Proper training of prison officials could have prevented a botched execution in Ohio last year that led the state to overhaul its method of execution, lawyers for several death row inmates have argued in court filings.
The filings contend that Ohio prison officials have shown a consistent disregard for their own rules in carrying out executions, including failing to ensure that execution staff members attend required rehearsals and training.
And they contend that one of the people who helped conduct the botched execution on Sept. 15, involving an inmate named Romell Broom, was inadequately trained and had failed to attend all the required rehearsals.
That employee is a licensed emergency medical technician, but has not worked as one for several years, does not regularly establish IVs and was out of practice at the time of Mr. Broom’s attempted execution, according to the court documents filed Friday in Federal District Court in Columbus.
Mr. Broom, 53, was convicted of kidnapping, raping and killing Tryna Middleton, 14, in 1984. At his scheduled execution, prison officials stuck him repeatedly with a needle for nearly two hours in a failed effort to find a usable vein. Gov. Ted Strickland ordered the execution halted.
“Were prison staff appropriately trained and if prison officials followed protocol, they might have avoided the sort of cruel and unconstitutional treatment that Mr. Broom faced,” said Adele Shank, one of Mr. Broom’s lawyers, adding that she intended to try to prevent the state from going forward with her client’s execution.
“The state got their chance with Mr. Broom,” Ms. Shank said. “They failed to execute him, and, in the process, they violated his constitutional right to avoid cruel and unusual punishment. So we are arguing it would be further cruelty for them to try again.”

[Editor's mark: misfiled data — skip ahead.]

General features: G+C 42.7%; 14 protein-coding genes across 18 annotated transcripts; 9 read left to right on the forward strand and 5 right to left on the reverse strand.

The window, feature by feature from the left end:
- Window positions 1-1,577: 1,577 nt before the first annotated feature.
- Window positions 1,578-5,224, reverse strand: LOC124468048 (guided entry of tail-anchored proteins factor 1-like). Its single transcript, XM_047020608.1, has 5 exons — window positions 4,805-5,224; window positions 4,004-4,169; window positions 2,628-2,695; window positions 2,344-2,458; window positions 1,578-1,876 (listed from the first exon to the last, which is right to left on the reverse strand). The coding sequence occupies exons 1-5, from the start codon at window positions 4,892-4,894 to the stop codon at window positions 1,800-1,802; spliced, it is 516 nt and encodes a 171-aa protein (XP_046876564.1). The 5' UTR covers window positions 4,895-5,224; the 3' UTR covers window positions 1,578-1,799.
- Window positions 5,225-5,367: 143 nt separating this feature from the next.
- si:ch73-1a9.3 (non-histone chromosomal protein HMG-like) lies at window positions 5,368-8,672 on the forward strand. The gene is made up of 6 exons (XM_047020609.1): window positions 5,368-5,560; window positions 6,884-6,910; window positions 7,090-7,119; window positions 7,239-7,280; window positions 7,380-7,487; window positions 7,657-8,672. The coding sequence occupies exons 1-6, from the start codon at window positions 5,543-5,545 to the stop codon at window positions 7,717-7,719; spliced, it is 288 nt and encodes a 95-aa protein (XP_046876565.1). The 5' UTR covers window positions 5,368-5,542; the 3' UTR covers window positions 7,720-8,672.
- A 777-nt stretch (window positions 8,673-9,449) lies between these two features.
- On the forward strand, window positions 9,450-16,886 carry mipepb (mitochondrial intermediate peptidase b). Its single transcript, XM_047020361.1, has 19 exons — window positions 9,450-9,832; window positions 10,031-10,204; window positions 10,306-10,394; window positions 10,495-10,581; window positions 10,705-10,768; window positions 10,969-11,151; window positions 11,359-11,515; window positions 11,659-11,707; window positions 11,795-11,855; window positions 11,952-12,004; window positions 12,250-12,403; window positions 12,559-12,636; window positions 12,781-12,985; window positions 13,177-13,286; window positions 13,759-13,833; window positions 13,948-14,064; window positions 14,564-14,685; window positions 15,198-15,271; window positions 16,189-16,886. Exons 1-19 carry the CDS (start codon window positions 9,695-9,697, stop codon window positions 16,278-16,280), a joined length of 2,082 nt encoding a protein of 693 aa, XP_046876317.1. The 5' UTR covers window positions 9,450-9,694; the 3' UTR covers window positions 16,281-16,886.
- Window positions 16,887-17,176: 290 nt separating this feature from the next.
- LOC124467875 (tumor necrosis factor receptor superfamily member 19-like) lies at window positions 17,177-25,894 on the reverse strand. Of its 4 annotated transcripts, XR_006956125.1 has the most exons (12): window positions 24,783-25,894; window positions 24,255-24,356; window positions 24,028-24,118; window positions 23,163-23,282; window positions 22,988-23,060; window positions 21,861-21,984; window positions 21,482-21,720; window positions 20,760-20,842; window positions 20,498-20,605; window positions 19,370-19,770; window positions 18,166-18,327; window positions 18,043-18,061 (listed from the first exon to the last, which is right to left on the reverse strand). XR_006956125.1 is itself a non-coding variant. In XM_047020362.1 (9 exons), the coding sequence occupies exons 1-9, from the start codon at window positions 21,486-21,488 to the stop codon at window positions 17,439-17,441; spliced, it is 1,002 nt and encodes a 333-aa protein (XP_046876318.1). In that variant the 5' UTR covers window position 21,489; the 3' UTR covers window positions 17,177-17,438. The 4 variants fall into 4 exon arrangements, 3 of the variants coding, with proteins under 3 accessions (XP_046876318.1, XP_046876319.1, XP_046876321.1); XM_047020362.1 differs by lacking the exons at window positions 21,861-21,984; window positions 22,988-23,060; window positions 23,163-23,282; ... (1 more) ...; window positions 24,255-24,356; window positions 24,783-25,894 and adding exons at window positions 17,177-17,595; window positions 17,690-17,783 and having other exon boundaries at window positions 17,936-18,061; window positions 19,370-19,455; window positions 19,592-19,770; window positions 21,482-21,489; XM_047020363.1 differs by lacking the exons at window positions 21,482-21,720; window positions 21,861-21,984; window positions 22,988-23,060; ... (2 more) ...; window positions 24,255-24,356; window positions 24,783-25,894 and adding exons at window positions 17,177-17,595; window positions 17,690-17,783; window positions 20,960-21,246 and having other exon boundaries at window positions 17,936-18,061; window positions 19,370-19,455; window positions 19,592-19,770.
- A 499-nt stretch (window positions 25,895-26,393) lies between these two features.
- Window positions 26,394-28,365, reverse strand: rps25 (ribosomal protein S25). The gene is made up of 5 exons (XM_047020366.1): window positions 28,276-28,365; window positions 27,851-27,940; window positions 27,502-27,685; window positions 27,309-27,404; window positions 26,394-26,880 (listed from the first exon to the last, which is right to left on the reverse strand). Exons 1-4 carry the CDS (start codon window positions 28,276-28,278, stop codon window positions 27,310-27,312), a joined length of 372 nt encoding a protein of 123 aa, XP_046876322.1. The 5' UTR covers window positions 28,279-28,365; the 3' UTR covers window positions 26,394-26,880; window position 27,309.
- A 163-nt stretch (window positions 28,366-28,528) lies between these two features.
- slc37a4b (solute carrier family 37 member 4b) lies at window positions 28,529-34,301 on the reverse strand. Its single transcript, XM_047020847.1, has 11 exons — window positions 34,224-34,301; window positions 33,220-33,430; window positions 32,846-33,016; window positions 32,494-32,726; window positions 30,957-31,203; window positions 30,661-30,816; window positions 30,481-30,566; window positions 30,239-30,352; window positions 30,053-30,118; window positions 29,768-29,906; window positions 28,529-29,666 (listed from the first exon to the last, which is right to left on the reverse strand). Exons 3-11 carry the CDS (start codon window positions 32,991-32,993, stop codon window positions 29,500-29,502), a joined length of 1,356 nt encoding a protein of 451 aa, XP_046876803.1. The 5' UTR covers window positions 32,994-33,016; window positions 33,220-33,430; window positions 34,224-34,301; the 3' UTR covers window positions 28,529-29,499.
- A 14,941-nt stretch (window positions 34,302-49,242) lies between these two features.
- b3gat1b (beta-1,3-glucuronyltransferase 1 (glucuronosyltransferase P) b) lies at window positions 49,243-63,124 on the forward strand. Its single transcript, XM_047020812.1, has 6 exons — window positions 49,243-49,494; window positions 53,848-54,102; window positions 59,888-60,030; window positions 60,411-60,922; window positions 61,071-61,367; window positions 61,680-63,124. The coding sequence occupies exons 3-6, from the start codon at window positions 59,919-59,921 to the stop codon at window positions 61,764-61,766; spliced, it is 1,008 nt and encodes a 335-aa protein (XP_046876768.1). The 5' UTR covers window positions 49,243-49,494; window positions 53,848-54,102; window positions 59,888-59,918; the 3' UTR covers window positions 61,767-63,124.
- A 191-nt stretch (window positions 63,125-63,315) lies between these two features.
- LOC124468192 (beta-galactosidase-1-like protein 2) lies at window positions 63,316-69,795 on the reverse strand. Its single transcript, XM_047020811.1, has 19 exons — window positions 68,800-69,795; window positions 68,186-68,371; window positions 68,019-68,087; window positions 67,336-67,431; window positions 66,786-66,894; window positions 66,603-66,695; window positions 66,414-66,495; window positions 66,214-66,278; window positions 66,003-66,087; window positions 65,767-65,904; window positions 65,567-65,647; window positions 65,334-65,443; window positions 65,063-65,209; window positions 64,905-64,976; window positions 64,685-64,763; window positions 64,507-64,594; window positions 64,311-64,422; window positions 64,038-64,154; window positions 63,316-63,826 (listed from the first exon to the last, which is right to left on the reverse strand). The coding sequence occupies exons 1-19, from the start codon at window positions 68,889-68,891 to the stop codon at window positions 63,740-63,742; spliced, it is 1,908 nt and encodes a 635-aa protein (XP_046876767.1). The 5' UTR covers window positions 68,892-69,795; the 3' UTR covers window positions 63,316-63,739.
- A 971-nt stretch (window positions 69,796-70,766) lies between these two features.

State prison officials declined to comment because of the pending litigation. But they have said they believe the state’s new protocols are effective and not painful.
Lawyers for other death row inmates said they hoped to stop all executions in Ohio until the state’s execution protocols were brought up to constitutional standards and there were better guarantees that those protocols would be followed.
In a 2008 ruling that upheld the three-drug cocktail Kentucky used in executions, the Supreme Court rejected the claim that it posed an unconstitutional risk of a condemned inmate’s suffering acute yet undetectable pain.
But Allen L. Bohnert, a death row lawyer in Ohio, said the decision by the Supreme Court that the three-drug cocktail was constitutional was based on the faulty assumption that states followed protocol, when in Ohio, he said, that was proving not to be true.
In the attempted execution of Mr. Broom and in the June execution of Daniel Wilson, state prison officials ignored the requirement that they conduct three reviews of the inmates’ veins shortly before the execution to ensure that they had accessible veins, Mr. Bohnert said.
In the execution of Marvallous Keene last summer, prison officials ignored the requirement to establish two functional IV sites before starting the execution, the filings said.
On the day of Mr. Broom’s scheduled execution, state officials asked a doctor to help find a usable vein, even though that doctor had not received any of the training required to participate in an execution, the filings said.
In November, Ohio became the first state to say it would switch to a single drug, rather than a three-drug cocktail, in its death penalty procedure.
Critics have long argued that using a single drug, the preferred method in animal euthanasia, is more humane than the three-drug cocktail, which involves a short-acting barbiturate to render the inmate unconscious, followed by a paralytic and then a chemical to stop the heart।